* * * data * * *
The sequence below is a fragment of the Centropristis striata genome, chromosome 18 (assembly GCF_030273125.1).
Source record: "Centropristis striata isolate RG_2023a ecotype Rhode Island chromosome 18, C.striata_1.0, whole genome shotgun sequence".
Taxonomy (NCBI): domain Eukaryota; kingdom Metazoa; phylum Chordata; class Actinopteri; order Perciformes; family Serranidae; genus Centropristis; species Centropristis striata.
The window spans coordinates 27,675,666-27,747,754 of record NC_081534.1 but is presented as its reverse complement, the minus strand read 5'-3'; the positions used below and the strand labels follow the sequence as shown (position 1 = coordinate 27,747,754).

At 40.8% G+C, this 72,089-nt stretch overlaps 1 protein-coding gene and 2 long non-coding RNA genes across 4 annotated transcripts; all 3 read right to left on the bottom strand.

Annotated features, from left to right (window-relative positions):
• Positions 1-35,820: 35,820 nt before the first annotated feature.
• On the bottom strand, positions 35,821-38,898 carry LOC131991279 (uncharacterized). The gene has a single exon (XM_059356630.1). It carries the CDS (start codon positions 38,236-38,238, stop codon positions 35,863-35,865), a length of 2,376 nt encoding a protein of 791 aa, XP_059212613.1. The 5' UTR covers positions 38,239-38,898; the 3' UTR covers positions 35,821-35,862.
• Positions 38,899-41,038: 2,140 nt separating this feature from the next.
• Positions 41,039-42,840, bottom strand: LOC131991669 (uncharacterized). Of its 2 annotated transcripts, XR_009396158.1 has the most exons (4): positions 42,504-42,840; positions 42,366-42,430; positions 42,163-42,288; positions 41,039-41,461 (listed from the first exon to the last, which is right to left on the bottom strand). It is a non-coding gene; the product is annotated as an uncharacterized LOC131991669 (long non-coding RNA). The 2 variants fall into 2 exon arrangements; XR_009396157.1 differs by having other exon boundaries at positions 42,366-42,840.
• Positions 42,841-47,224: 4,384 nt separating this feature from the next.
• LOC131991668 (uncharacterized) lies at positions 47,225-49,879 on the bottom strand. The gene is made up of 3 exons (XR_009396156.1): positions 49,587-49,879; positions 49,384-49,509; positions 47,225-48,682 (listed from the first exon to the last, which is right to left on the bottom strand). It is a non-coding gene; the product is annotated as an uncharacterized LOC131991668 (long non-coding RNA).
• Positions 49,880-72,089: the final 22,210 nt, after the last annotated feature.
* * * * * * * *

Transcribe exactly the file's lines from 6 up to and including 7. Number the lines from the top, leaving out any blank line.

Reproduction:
Annotated features, from left to right (window-relative positions):
• Positions 1-35,820: 35,820 nt before the first annotated feature.